Stand-up comedy may be a male-dominated world, but right now one of the biggest names in the business belongs to a woman.
Returning to Las Vegas this weekend, Amy Schumer is quickly becoming one of the industry’s hottest acts, thanks in part to her scene-stealing performances on the “Comedy Central Roast of Roseanne” and the “Comedy Central Roast of Charlie Sheen.” Fresh off her own Comedy Central special, “Amy Schumer: Mostly Sex Stuff,” Schumer brings her highly successful “Amy Schumer’s Slaughterhouse” back to the Riviera Casino & Hotel Nov. 30-Dec. 2.
“The idea behind [‘Amy Schumer’s Slaughterhouse’] is that for comedians, you want to kill. That’s your goal; you want to say, ‘I killed,’” Schumer explained. “So the idea behind ‘Slaughterhouse’ is that no one will get out alive.”
The show, which showcases “comedy’s most lethal ladies,” stars Schumer and features comedienne Jackie Monahan as the opening act. Examiner.com caught up with Schumer before one of her recent Vegas performances to talk about the show, her sky-rocketing career and, of course, what she likes to do when she’s in town.
“I like to hike at Red Rock,” Schumer said. “Jackie and I like to stay at the Encore and go to the spa. We workout, so we’ll find a yoga class. I like to box, too, so I’ll find a boxing teacher—an ex-fighter—who will train me. And we write. We do girl stuff during the day. We talk about how our moms could have done a better job, then we do the show at night and sometimes go out after and drink and dance. Sometimes we just come back to the hotel and watch episodes of ‘Glee’ and drink chamomile.”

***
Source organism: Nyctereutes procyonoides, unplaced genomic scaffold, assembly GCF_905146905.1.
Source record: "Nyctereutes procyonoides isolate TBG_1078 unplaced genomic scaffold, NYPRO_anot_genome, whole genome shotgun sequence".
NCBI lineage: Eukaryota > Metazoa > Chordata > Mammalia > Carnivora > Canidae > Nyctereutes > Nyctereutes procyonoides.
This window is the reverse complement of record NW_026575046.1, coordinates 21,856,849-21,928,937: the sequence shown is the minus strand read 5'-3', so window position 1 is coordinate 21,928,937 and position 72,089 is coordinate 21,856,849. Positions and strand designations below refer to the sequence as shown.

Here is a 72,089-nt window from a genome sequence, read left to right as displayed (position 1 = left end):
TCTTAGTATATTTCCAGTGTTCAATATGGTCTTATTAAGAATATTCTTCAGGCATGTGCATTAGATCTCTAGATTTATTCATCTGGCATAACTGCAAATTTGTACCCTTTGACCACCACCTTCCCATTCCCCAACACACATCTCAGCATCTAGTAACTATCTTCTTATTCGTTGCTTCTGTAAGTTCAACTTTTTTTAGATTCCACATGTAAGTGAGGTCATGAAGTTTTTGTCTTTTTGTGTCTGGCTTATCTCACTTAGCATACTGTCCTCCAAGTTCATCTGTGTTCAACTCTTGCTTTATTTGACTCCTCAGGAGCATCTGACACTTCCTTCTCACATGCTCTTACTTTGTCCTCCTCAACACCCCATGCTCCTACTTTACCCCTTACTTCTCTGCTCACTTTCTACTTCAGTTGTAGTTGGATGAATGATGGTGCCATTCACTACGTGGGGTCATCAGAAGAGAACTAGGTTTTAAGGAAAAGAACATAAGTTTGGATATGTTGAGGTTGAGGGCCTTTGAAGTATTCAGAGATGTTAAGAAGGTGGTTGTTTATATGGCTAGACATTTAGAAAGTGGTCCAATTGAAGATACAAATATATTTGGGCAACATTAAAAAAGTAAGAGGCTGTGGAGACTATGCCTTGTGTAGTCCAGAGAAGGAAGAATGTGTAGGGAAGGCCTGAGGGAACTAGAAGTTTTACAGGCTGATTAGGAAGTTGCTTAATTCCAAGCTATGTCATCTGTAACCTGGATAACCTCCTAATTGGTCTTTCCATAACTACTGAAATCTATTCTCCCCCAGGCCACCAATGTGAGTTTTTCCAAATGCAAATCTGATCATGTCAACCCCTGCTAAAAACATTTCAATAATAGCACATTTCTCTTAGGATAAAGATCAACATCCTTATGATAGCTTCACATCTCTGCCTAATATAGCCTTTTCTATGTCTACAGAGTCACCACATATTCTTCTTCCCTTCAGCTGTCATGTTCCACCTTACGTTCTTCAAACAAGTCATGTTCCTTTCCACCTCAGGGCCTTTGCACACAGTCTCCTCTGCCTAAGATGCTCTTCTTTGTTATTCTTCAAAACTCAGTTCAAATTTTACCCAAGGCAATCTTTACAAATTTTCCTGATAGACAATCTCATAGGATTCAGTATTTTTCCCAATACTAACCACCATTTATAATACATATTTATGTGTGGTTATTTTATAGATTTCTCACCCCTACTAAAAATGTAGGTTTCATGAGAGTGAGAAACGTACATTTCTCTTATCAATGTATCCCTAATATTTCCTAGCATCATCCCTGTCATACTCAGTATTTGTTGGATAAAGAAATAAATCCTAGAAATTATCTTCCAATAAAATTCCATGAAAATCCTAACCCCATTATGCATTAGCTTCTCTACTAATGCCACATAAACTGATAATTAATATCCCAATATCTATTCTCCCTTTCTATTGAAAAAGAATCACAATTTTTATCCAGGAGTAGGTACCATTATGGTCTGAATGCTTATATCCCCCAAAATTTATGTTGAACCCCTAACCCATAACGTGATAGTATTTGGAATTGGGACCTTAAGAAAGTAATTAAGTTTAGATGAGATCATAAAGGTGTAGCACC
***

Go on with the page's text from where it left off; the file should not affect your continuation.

Since part of Schumer’s draw is how she shocks audiences with her edgy material, it shouldn’t come as any surprise to hear how active she is in order to maintain her unsuspecting, cute, girl-next-door looks.
“If I’m getting ready to do something on TV, I try to clean up my act,” Schumer said when asked about her eating habits. “If I didn’t have the constant dread of being on television, I think I would be obese—like for real obese. As soon as the roast [of Roseanne] was over, I was drinking and eating pasta, then I found out I was going to do ‘The Burn with Jeff Ross’ two days later. So if you see that episode you’re like, ‘What happened? Was she stung by bees everywhere?’ So I try to cool it on the bread and the drinks, but then you’re like, ‘My body wants this bread; I should listen to my body.’ I tend to eat pretty healthy, though, and I workout—I workout hard. I would love to not have to do those things.”
Like everyone else, though, Schumer admitted to having her fair share of guilty food pleasures.
“Tomorrow we’re probably going to The Capital Grille, and god, they have this Coconut Cream Pie…. But really, you can justify things anywhere, especially during the summer. Like, ‘Well, I’m at a baseball game. I have to have a hot dog.’ You can say that every day. It’s like, ‘I’m never in a bagel place!’ Really, with every type of cuisine I can find an excuse to let the s@#t hit the fan.”
When asked what some of her favorite Vegas restaurants were, Schumer did have a couple of recommendations other than The Capital Grille.
“I went with Robert Kelly to the Peppermill once—that place is the best. No judgments there, and the menu is sort of like an encyclopedia,” Schumer stated. “The food is really good at the Encore, too. And actually, the Riviera has a steakhouse in it (R Steak & Seafood) that’s great. My filet was amazing. It’s really good. The atmosphere in there is dog s@#t, but the food is pretty incredible. It’s kind of nice, though, that it’s not such a scene—it looks like a prison cafeteria, but you get a great steak.”